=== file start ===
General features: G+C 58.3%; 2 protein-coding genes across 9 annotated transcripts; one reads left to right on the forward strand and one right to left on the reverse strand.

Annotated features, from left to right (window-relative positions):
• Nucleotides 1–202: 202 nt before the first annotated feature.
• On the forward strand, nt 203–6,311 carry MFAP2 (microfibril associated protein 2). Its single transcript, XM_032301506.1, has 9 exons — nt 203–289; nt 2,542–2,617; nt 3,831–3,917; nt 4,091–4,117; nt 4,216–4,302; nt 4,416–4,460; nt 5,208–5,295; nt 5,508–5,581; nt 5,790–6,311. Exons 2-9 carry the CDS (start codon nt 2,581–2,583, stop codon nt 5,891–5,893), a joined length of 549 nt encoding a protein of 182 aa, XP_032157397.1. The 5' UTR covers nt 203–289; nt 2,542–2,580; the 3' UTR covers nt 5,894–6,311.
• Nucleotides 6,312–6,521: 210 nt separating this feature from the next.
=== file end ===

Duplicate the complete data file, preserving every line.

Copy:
General features: G+C 58.3%; 2 protein-coding genes across 9 annotated transcripts; one reads left to right on the forward strand and one right to left on the reverse strand.

Annotated features, from left to right (window-relative positions):
• Nucleotides 1–202: 202 nt before the first annotated feature.
• On the forward strand, nt 203–6,311 carry MFAP2 (microfibril associated protein 2). Its single transcript, XM_032301506.1, has 9 exons — nt 203–289; nt 2,542–2,617; nt 3,831–3,917; nt 4,091–4,117; nt 4,216–4,302; nt 4,416–4,460; nt 5,208–5,295; nt 5,508–5,581; nt 5,790–6,311. Exons 2-9 carry the CDS (start codon nt 2,581–2,583, stop codon nt 5,891–5,893), a joined length of 549 nt encoding a protein of 182 aa, XP_032157397.1. The 5' UTR covers nt 203–289; nt 2,542–2,580; the 3' UTR covers nt 5,894–6,311.
• Nucleotides 6,312–6,521: 210 nt separating this feature from the next.